Friday, March 18, 2011


At the turn of the century, the American art pottery was sometimes referred to as "the art of the devil." It seems funny now, but the Victorian purists were very serious.
At the time, the stakes have flocked to prayer meetings and revivals, and even sentenced laugh Sunday. In this nervous climate, pottery, American art was born.
How things are in our culture has always been the hook for me writing about things old. Against all odds, the creative spirit continues to create. No matter the obstacles. Regardless of the social climate.
American art pottery is a good example of this creative spirit. It happened because the two women, Mary Louise McLaughlin, Maria Longworth Nichols Storer.
Like many good ladies of the time, they have done their part of china painting. McLaughlin was part of a committee to select painted porcelain wares for the pavilion of women in the 1876 Philadelphia Centennial Exposition. His group has been accused of lapses in taste, but it was one of the first attempts to see ceramics as an independent artistic medium.
Then the women began to divert their attention from china painting, knitting and Afghans to work in wet clay.
"Some terrible and wonderful things were produced," said McLaughlin.
In 1880, Storer was dissatisfied with the local temperature of the oven. So she built her own and a place in the first and perhaps the most important corporate art pottery, Rookwood Pottery in an old school in Cincinnati.
The company was named after his family estate Walnut Hills.Their first work was described as a wild experiment.
Storer workers, mostly women, many mingled in the gilding, carving and cutting. The company was one of the first companies in America owned and operated by women.
Over the years, she hired a good chemists, managers and artists to create Rookwood Pottery, which has won international awards. Recognizable artists like Kataro Shirayamadani, Carl Schmidt, Matt Daly and William McDonald AR Valentien put their trademark on the basis of the pieces they have decorated.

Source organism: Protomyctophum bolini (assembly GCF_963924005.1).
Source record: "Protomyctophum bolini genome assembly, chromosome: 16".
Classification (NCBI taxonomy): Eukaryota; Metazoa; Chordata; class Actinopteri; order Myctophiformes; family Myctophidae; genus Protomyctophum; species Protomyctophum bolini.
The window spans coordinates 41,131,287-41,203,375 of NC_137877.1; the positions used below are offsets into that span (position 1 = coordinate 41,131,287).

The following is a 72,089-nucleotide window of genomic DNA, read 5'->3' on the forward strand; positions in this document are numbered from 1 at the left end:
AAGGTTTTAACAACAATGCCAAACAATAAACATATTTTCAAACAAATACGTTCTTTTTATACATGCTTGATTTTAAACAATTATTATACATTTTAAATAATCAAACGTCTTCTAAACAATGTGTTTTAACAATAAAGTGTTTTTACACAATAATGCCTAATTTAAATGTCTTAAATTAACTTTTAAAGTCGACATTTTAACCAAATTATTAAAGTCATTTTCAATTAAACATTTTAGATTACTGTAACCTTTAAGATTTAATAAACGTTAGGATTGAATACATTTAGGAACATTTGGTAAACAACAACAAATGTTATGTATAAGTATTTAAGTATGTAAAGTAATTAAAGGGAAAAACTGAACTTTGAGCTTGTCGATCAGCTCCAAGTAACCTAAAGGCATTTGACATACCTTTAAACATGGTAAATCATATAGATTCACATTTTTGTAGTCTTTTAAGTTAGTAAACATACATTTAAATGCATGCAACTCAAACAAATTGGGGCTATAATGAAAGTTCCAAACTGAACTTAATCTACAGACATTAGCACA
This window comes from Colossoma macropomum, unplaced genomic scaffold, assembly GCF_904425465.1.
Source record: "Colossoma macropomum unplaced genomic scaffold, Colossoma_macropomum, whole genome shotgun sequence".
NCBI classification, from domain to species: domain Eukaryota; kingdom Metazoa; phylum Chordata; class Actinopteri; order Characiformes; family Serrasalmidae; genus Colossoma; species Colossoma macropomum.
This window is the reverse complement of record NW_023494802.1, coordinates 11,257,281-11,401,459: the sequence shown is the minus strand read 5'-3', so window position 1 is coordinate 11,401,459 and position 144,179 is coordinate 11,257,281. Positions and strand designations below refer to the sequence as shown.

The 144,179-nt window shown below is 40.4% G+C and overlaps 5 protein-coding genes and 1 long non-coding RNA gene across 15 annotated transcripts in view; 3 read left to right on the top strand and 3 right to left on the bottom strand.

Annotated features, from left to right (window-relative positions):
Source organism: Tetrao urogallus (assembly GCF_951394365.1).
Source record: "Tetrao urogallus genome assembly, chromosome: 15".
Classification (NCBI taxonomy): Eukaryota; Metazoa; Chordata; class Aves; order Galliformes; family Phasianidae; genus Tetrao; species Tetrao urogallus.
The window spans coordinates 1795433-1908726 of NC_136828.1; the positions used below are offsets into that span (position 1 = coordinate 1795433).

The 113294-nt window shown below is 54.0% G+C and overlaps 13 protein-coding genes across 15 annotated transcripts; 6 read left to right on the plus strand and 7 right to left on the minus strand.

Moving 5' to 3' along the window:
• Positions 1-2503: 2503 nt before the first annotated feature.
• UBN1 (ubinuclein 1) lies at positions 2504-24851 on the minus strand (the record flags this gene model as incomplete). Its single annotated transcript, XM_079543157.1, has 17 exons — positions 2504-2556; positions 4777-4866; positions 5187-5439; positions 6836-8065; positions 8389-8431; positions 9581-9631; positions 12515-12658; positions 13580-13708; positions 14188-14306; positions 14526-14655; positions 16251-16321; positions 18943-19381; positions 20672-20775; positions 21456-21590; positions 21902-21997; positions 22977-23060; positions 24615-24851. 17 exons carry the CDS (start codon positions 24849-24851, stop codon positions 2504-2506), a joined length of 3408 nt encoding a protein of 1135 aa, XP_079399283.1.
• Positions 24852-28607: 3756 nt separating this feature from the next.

high quality crafts and the glazing has been characteristic of Rookwood. They have produced vases, dishes, figurines, bookends and tiles.
The Company Gorham silver overlay applied to pottery, and department stores like Tiffany's performed songs. visiting dignitaries made a point of stopping at Rookwood. Even Mark Twain, Oscar Wilde visited and bought items. The plant site of origin is a restaurant today.
Over the last 10 years, Rookwood Pottery has grown in popularity and value. It is easily identified by the inscriptions. On the base are the trademarks of a symbol or name for himself, plus a dating system. In addition, there are brands of clay showing what color or type of clay the piece came from.
Collectors look for traces of the beginning. The quality of the decoration is important and the artist. Be on the lookout for the second, marked by an X. Cracks and imperfections incised can significantly affect the value.
On June 3, Treadway Gallery, Cincinnati, Ohio, introduced an auction Rookwood. Take a look at some highlights.

Highlights of the auction:
Rookwood bookends, pair of Rooks (bird), brown and green matte glaze, William McDonald, 1929, 5 1 / 2 inches tall, slender, smart, $ 350
Rookwood vase, vellum glaze with carved and painted stylized flowers and leaves, Margaret McDonald, 1920, 9 inches tall, mint, $ 1,600
Rookwood vase, iris glaze cactus flowers, AR Valentien, 1902, 13 inches tall, mint, $ 11,000
Rookwood vase, brown glaze high image, full-length Native American Indian Hair Full, Matt Daly, 1900, 20 inches tall, mint, $ 12,000
Rookwood vase, painted high enamel harbor scene with seven boats sailing, Carl Schmidt, 1923, 13 inches tall, mint, $ 12,000 Rookwood vase, Iris glaze with thirteen poppies detailed Kataro Shirayamadani, 1907, 16 inches tall, mint, $ 32,500
Rookwood plaque, green sea with three birds perched on a branch, executed by AR Valentien, 8 by 10 inches, in a vintage oak, mint, $ 45,000

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